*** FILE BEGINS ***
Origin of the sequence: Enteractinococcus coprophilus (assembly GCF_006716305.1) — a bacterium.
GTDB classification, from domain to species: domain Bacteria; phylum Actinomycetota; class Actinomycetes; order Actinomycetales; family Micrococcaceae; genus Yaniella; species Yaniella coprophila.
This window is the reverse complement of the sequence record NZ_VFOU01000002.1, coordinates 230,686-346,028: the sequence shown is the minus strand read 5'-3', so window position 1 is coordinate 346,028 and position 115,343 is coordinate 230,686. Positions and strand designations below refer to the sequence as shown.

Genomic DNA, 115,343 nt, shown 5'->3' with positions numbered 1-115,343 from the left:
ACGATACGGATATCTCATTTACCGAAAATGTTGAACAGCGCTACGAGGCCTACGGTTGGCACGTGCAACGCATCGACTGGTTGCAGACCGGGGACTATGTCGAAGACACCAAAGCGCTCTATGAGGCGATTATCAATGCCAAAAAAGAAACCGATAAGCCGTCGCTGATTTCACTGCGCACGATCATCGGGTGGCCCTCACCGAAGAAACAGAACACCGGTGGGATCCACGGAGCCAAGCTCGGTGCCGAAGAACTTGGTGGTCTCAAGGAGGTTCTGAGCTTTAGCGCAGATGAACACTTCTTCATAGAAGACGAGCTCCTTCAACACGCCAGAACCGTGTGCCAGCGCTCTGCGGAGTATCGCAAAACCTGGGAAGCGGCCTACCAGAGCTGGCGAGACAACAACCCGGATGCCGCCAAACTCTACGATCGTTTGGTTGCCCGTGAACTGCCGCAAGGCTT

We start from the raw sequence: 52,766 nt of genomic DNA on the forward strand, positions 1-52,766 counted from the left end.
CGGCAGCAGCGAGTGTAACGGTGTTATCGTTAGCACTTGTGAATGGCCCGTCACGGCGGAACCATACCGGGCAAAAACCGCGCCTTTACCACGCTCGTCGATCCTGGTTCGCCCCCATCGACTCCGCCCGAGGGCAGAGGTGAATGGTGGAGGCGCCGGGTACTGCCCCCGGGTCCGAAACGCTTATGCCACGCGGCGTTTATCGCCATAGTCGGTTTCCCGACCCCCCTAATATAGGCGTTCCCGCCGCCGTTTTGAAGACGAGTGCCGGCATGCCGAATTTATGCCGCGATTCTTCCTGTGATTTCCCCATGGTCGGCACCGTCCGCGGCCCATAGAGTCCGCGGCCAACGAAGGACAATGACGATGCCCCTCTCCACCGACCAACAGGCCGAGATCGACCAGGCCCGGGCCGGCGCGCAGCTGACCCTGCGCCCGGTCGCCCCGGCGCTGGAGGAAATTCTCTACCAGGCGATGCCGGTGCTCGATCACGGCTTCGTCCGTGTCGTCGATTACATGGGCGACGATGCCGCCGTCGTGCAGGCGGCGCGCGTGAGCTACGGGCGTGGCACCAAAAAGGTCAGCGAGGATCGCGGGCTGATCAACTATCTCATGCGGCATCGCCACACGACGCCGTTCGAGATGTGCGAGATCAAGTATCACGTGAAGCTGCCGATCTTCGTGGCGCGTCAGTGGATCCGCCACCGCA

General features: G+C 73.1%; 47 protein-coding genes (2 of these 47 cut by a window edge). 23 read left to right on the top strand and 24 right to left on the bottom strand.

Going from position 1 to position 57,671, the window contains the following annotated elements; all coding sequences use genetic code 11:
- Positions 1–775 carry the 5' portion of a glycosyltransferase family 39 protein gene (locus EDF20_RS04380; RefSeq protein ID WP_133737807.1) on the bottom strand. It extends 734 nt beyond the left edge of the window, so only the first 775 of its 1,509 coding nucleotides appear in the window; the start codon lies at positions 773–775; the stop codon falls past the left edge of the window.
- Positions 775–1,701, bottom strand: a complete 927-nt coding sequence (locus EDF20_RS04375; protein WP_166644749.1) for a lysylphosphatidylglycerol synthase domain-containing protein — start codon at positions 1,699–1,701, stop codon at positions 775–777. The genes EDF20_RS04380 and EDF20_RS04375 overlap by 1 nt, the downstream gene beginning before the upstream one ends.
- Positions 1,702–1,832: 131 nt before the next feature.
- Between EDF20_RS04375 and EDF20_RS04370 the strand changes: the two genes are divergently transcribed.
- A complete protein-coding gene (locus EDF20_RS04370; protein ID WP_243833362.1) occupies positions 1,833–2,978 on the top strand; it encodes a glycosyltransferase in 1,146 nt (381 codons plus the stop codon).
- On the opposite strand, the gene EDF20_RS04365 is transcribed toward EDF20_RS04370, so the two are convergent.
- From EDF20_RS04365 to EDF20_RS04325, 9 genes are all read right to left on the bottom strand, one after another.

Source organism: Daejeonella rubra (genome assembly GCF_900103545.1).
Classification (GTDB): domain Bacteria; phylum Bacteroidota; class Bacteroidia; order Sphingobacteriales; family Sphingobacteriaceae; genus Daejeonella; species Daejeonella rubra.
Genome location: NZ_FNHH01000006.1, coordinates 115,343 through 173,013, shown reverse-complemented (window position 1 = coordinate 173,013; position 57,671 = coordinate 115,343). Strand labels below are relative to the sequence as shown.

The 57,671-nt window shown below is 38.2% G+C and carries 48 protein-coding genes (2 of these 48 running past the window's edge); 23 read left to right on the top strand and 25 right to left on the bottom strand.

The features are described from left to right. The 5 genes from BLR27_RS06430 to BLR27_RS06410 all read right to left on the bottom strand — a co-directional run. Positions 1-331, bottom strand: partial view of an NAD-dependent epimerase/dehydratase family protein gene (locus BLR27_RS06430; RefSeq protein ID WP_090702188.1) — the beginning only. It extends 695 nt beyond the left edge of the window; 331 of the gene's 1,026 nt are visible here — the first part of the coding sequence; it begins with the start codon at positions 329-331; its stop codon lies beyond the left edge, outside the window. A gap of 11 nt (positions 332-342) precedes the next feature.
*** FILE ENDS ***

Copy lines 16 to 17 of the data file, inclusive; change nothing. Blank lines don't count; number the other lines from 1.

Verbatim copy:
- From EDF20_RS04365 to EDF20_RS04325, 9 genes are all read right to left on the bottom strand, one after another.

Source organism: Daejeonella rubra (genome assembly GCF_900103545.1).